After returning home Joseph proceeded to become an honor student, received awards for his artwork, and now is looking forward to an education and career in the field of engineering.

Joseph Ryan was fortunate, as are all foster children who come through a crazy system with their senses intact.

Perhaps for every Joseph or David, there is another child with a story to tell of actual abuse by parents, which the child protective system failed to remedy. It could leave us confused—until we look into the facts. Scrutiny of America’s child protective system by researchers such as Allan Carlson for the Rockford Institute, Richard Wexler, author of Wounded Innocents, and Mary Pride, author of The Child Abuse Industry, reveals a system in such chaos that justice will naturally be the exception rather than the rule.


The Excuse Makers

Many excuses have been made for this chaos, among them an imaginary lack of funds and overworked caseworkers. These excuses only divert our attention from the erroneous premises on which our nation’s entire juvenile court and child protective system is built.

First of all, child abuse issues should never have been removed from the criminal justice system with its constitutional guidelines, to be tossed into an already inept social welfare bureaucracy. That this was done in the name of serving “the best interests of the child” only proves the hypocrisy under which our modern child savers operate.

The social welfare approach to child abuse issues defies justice on every count in which it pretends to be humane. There is counseling instead of prosecution of alleged abusers, which means that actual abusers can get by with just some coddling as soon as they ‘fess up, while parents who maintain their innocence can get a sentence sometimes worse than death: the permanent loss of their children. There is the perverted practice of nabbing the victim rather than the perpetrator of an alleged abuse. And there is the arrogant cry of “confidentiality,” which asserts that child abuse specifics are too sensitive for the public to be privy to. The list of injustices goes on and on.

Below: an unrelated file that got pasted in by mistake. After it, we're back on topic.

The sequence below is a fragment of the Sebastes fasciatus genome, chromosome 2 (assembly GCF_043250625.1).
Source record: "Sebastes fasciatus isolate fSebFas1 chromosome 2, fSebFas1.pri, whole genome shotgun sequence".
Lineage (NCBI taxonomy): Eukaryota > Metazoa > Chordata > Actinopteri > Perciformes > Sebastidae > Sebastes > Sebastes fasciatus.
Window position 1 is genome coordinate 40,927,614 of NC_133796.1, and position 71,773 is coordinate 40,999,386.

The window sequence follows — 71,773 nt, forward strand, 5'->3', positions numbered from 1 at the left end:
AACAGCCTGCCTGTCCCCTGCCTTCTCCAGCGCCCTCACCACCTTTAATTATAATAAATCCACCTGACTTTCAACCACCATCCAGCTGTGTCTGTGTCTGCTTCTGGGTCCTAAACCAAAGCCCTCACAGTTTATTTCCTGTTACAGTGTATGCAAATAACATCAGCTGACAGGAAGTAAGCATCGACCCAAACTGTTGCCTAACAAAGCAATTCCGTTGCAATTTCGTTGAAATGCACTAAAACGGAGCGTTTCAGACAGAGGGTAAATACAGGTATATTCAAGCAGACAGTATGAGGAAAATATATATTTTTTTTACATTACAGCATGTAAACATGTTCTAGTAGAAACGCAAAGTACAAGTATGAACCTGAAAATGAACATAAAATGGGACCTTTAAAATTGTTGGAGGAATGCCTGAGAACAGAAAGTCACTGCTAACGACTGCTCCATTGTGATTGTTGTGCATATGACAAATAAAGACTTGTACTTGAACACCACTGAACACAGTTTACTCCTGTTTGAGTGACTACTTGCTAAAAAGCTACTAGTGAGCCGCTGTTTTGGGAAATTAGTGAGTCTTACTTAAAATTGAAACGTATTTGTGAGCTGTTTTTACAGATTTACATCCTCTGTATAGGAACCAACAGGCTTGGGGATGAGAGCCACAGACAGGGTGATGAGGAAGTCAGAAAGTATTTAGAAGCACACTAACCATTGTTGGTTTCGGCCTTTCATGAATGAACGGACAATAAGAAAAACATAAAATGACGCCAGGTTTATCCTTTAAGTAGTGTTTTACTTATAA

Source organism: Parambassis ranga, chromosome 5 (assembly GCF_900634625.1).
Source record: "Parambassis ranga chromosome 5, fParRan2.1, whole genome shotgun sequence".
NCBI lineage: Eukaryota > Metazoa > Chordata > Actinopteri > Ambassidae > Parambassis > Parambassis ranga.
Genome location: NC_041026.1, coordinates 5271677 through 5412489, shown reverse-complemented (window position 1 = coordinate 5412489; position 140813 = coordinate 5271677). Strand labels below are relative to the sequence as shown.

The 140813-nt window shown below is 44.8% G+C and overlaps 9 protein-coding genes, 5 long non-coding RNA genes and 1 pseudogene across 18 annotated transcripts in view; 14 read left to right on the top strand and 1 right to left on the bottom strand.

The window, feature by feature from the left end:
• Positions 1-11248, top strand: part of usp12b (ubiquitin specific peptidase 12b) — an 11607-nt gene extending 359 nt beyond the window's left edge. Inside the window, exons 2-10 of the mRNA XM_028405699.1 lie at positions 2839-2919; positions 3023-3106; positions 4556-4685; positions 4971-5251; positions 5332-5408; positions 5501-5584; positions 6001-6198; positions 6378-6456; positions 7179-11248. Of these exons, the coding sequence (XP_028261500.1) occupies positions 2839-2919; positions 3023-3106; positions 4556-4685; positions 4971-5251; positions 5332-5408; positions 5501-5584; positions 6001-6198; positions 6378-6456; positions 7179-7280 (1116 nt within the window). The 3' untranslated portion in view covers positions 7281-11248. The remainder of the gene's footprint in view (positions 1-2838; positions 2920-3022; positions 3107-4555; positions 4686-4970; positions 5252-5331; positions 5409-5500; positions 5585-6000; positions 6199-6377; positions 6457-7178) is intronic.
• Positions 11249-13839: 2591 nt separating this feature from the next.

However, it suffices to say that there is no reason for our present system to work, and no remedy for its failures, without a return to Constitutional constraints. The founders of our nation realized that a good justice system is hard to come by, and at best, there would be errors, so they were careful to incorporate specific safeguards into their new system of government. Among these safeguards are the security of a person in his own home absent a probable cause warrant, and the right to face his accuser if and when he is tried. Even more crucial to justice are those safeguards which recognize the fallibility of judges and the consequent need for them to be accountable to the general populace. These safeguards include the right to a public trial by jury.

Any worthwhile reforms in our child protective system must therefore include a return to full public scrutiny of the actions of child welfare agencies and courts. I dare say the oppression of youngsters such as Joseph, David, Alicia, and the Beck children could have been averted had this been done all along.

  • Hannah Lapp is a dairy farmer and writer in Cassadaga, New York.